Thursday, December 5, 2019

Deviance Is Socially Defined Essay Example For Students

Deviance Is Socially Defined Essay What does it mean to say, deviance is socially defined?Deviance is defined as, The recognized violation of cultural norms. Deviance is an act of rebellion against set of rules, and expected behavior established by a certain society. Deviance is defined in many different ways. It is depended on the norms of the society, and region. Individuals become deviant when people label their actions as deviance. It depends on how that certain society defines deviance on individuals. The establishment of rules, and breaking rules in society is determined by strong social powers. This event leads to social inequality in society. The Saints and the roughnecks, are an example to labeling individuals as deviants, and it shows how social power causes inequality. Deviance appears in all likes of society. Deviance has many meanings to unconformity on a cultural norm. It depends on that the state of society, and its region. Prostitution is a profession that has existed since the beginning of society. Prostitution is viewed as a sleazy way of making money. The United States outlaws this profession, because it degrades females. Yet it is legal, and accepted in the city of Las Vegas, Nevada. Residents in Nevada view prostitution, as any other job. Individuals become deviants when society decides to call the acts deviance. It is a labeling process put on the person. An example of deviant behavior would be the teen youth wearing baggy attire. Baggy attire is related to gangs, which in turn makes a person view teens that wear baggy attire to be a troublemaker. As a result it puts a stigma on the teen, which causes the teen to accept it, and then becomes a deviant individual. Rules are created and broken by people who have strong social powers, and ties. Dan White an ideal view of the American dream, got away with murder. Dan White had strong social ties with his community and supporters. He murdered Harvey Milk, who is a homosexual, and the Mayor. Harvey Milk had many opposing social forces against him. Dan White broke many rules for the murders. Dan is viewed as a hero to the anti-gay community. It was his social ties, and power that gave him his lenient verdict. The Saints and the Roughnecks, presents how society labels certain individuals as deviants because of their social class status. The Saints were boys who came from an upper social class setting. The social conflict paradigm says, Upper class individuals tend to abstain from committing deviant acts. The Roughnecks came from a lower class, therefore giving them a bad impression. Both groups broke many rules, and were juvenile delinquents. The saints were viewed as good boys, while the Roughnecks were view as bad boys. The difference was the social class setting. The wealthier group had more power, and respect giving them a better image. Society views groups in poverty as deviants-to-be. Deviance has many meanings. It depends on the culture, and the region where it is located. Different cultures have many different views of deviance. There is no correct, or ideal view of deviance in a society. Everyone in society has committed a deviant behavior. To be labeled as a deviant, society must define what is right and wrong. Placing stigmas on individuals will make the person accept the negative feedback, which in turn will cause them to become a deviant. People who have strong social ties, and support will control society. These people can make and break laws, without worrying about consequences. Social power involves a strong social class status. The Saints and the Roughnecks, are two groups which both committed deviant acts. One group is viewed better because of their social status. The Rich will always be viewed as more respected and valiant, then a group in poverty. Inequality is a result of deviance in society. This issue prompts society to become more alert of the pr oblem, which causes social change.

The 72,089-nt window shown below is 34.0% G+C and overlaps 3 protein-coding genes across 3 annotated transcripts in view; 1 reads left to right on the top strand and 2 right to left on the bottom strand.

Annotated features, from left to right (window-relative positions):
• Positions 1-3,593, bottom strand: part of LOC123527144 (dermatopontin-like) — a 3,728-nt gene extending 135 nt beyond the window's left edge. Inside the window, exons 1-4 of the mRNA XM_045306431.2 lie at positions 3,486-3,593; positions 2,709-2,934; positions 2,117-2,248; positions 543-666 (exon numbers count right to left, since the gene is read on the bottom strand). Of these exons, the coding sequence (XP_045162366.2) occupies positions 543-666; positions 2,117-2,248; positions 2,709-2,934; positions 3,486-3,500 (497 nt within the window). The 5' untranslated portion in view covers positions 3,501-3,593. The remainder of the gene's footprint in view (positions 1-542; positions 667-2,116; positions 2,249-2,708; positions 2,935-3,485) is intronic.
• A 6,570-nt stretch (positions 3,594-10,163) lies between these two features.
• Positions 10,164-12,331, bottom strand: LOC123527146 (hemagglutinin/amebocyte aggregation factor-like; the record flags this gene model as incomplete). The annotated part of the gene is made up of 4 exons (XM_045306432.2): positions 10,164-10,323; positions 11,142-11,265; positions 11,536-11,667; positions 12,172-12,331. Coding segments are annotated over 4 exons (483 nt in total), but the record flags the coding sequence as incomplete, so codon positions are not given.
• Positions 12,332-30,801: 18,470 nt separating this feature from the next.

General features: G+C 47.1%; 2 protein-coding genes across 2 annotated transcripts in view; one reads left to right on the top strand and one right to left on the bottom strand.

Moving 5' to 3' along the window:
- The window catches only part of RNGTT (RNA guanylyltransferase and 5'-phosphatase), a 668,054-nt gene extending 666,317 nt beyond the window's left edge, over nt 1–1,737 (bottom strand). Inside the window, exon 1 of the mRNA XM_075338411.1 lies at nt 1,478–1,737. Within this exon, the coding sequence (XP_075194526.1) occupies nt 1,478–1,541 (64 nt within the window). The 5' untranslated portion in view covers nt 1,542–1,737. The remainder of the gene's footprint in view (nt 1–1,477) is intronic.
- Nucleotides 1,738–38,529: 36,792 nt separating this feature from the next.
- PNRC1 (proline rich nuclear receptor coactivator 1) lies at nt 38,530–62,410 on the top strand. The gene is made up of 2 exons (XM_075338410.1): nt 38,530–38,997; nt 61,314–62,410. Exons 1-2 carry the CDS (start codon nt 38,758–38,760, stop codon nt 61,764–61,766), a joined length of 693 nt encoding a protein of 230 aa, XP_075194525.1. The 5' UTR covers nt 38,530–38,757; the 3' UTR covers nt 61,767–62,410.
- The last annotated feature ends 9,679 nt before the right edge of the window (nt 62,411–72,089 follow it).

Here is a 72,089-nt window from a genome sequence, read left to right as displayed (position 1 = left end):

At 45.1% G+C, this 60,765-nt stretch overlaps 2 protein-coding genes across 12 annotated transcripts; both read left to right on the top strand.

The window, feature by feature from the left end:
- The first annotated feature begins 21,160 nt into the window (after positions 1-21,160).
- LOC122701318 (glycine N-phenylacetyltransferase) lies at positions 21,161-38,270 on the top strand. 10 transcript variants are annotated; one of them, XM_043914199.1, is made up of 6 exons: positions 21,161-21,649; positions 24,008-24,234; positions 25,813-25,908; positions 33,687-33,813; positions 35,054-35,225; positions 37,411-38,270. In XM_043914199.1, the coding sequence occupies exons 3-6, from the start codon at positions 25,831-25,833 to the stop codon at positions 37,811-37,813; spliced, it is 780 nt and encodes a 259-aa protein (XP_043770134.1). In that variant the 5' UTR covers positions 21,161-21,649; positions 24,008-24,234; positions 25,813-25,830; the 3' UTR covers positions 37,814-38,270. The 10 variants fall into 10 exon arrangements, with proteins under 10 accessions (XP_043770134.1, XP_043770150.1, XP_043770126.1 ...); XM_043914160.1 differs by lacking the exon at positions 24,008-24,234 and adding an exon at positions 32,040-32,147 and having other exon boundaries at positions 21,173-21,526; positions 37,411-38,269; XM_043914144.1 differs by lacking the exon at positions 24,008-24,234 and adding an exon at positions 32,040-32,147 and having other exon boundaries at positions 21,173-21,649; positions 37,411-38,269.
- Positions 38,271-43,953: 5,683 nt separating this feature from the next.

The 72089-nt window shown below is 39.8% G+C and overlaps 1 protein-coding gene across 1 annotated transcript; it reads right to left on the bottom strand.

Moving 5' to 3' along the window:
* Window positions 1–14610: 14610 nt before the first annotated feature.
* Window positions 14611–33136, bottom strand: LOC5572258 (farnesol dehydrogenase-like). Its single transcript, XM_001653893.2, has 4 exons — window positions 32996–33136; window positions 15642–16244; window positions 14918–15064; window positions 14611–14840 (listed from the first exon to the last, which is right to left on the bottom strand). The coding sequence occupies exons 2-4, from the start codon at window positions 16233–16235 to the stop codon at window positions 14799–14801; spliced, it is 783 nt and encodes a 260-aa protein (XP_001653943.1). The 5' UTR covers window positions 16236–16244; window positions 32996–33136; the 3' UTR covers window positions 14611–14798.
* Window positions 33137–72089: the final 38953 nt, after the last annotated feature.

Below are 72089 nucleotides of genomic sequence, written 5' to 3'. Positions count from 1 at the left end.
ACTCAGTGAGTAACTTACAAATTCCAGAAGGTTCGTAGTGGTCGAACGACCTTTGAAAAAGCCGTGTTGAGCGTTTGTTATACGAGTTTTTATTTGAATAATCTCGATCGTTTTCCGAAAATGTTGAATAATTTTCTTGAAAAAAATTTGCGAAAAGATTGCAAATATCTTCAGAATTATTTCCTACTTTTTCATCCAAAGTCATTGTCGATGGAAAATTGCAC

Thursday, November 28, 2019

Acids&Bases Essays - PH Indicators, Litmus, Bromothymol Blue, Base